First let's pretend I'm writing this from the lobby of our nice hotel (Indochina, Nha Trang) before setting off on our scooters Tuesday morning.
Where Mui Ne was the quaint resort town, consisting mainly of a single "strip" along the coast and a couple of adjoining roads for local people to live, Nha Trang is a town without the sprawling appearance of Ho Chi Minh (whose border is fluid and may extend anywhere from 10 miles to 30 radially) but with the characteristic menagerie of shops, a million replications of the same cafes, street traders, tourist offices (which may or may not actually be able to book you on something) and hotels. It's easy to see how a tourist could become lost here, but fortunately we both had an expat guide and the knowledge that each town has a carefully cultivated backpacker area, where the English skills are that bit better and the people less likely to try it on. First, we had to get there.
I'm not sure how I imagined a sleeper coach, but what we got was like something out of a steampunk or anime world. A single decker bus with rows of half bunk/half chair creations, some poesssing the ability to sit more up right than others, some with leg room, others with weird "leg boxes" under the next person's seat and some clearly not designed for the height of Westerners! The air conditioning was weak and the pillows darkly comical, with weird cartoon characters as if stolen from (or maybe just got rid of by) a children's ward. It was the back seats which were most interesting, alternating as they did between seat at the rear of a row with a leg box, and seat at the end of an aisle.
After trying one broken seat and another uncomfortable one on the top deck I eventually gave in and moved below into the enclosure formed by the top 5 seats, where I had a strange alcove of 5 such seats to myself. Despite there being barely enough room to sit up here I had the most fun, as the rear windows could open, I had a camera and we spent a good 3 hours driving past amazing mountainous scenery in beautiful late afternoon sunlight. Rolling from side to side as we turned corners and new sights appeared, sticking my head out of the window for the right shot, as if a commando on a mission (dark) and occasionally having to pull it back in as we edged just a little too close to a lorry the driver had chosen to overtake.
The driving. Ah yes. I mentioned previously that the roads of Ho Chi Minh are governed by size, tenacity and the use of one's horn; our driver decided they were governed by him and even more liberal use of his horn. I doubt barely a minute went by without it sounding, such that for the first hour we were on tenterhooks, as a few times we would swing back into our lane and (from our limited vantage point on the top deck) just catch sight of an approaching lorry, a second before it would have hit us. Chicken has never been played with more conviction by large vehicles. Upon moving to the bottom and between bouts of photography I sat in a seat which let me see directly out the front of the bus, like some theme park ride of near miss road accidents. Recording the sounds only, a constant interplay of different car horns, would give even the craziest joy rider the chills.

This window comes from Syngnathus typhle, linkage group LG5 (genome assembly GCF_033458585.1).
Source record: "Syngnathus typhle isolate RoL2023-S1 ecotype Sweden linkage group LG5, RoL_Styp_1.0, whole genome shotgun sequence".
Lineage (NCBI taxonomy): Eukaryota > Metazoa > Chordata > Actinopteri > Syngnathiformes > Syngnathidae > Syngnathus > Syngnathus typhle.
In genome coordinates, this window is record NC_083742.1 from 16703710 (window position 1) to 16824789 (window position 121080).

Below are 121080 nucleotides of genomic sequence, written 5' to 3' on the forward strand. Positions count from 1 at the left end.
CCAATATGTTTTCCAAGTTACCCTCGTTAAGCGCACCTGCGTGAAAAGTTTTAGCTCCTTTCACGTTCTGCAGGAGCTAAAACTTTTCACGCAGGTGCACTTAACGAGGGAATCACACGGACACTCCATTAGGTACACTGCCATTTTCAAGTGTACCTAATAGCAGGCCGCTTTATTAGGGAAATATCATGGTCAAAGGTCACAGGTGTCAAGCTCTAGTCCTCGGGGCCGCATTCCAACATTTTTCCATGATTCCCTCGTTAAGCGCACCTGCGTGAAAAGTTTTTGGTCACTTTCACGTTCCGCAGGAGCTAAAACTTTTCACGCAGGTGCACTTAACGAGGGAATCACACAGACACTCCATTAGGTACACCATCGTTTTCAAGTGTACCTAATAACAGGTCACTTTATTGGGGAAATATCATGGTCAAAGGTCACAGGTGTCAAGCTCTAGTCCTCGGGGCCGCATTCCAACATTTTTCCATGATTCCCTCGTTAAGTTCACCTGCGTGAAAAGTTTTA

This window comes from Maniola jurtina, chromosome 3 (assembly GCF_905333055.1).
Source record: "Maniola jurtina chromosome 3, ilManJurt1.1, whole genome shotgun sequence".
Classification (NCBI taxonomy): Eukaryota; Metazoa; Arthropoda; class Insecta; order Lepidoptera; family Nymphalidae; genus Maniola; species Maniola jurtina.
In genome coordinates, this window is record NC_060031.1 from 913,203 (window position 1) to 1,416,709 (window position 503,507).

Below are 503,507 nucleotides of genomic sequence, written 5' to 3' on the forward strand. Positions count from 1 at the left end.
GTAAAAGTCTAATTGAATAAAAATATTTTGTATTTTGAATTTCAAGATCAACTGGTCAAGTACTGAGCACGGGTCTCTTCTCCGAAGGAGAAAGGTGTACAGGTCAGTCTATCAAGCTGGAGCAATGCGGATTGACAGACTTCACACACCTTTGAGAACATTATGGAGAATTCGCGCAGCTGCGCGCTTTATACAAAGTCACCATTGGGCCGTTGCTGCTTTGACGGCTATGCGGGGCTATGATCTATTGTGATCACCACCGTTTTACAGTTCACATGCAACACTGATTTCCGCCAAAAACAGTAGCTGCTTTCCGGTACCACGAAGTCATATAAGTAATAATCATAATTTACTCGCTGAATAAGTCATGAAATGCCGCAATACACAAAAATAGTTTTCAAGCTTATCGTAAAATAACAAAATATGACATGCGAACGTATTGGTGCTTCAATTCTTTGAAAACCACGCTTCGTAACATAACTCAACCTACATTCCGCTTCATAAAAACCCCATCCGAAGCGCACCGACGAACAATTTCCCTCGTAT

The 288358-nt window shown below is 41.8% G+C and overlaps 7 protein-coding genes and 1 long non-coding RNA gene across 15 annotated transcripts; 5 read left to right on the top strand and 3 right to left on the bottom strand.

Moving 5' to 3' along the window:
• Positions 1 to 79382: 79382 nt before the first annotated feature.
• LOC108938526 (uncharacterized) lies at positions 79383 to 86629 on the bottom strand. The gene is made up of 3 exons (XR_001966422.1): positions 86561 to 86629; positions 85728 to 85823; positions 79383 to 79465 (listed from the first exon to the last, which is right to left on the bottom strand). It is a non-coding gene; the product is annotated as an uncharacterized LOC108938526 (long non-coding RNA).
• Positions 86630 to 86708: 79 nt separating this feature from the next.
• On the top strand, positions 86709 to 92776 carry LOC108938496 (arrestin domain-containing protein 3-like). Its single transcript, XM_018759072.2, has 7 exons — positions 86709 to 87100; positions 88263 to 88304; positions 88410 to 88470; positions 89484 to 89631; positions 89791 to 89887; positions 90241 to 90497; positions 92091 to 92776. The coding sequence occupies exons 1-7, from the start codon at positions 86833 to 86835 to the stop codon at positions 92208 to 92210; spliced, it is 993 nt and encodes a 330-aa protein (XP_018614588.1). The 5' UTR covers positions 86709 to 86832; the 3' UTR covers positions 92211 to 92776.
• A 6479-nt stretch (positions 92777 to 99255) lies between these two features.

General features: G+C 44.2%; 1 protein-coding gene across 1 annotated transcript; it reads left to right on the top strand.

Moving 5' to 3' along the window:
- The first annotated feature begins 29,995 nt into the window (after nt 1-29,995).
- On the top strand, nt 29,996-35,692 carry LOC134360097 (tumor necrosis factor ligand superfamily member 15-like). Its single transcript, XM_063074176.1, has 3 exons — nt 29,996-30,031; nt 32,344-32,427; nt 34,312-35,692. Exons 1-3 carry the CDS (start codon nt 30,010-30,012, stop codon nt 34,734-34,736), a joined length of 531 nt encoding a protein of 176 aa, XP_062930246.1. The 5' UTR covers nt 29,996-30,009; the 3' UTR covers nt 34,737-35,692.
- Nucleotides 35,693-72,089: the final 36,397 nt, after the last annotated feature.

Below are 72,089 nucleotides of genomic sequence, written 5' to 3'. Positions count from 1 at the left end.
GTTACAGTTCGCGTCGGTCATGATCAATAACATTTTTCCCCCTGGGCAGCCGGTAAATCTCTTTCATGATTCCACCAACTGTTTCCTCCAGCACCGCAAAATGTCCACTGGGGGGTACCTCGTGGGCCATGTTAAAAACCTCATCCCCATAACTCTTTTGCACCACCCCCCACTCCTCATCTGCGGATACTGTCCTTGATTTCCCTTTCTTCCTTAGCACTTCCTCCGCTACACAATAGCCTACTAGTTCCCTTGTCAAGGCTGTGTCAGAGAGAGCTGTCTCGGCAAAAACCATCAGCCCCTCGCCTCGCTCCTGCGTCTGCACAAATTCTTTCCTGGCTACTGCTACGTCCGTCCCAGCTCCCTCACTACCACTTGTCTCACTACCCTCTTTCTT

Nevertheless we made it to Nha Trang safely if slightly unnerved, and it wouldn't stop me taking the same bus again - I'll just bring a sound recorder.
Once checked into our hotel we agreed we all needed a stiff drink and wandered to the beach, happening upon the beach side entrance of a lavish complex combining a Vietnamese, Indian and Western restaurant. Shunning the western menus we were handed we chose a good selection of dishes, with mine probably coming out the lucky winner with roasted pork, spring rolls and noodles in a red sauce. For $1 a beer we stayed around a little too, not least because the front entrance off the road were now charging people to enter, a rare thing in Vietnam. Eventually ditching the glamorous surrounds we made our way to Why Not Bar, a name which wouldn't be out of place in Manchester's Northern Quarter - we were browsing but the free doubles on entry may have made our minds up! Another Ozzie bar, this one full of backpackers from all around the world we sampled their "Why Not" cocktail buckets, the name's themselves being our only justification, though the addendum to their entry on the menu "Free headache included" might have helped too. Still a little tired from the journey we headed to the hotel.
This morning we visited probably the best breakfast spot in town and I suspect the best we'll encounter on our travels, as we ate on the roof of a nearby hotel, who served a variety of local pancakes and fruits - though I was intrigued to see their take on French toast. It was accompanied by the now obligatory Ca Phue Sua Da and stunning views of the mountains separating Nha Trang's coastal plains from the central highlands and it's neighbouring city Da Lat.
Now we've hired some bikes so are off road tripping for a day of water based excitement!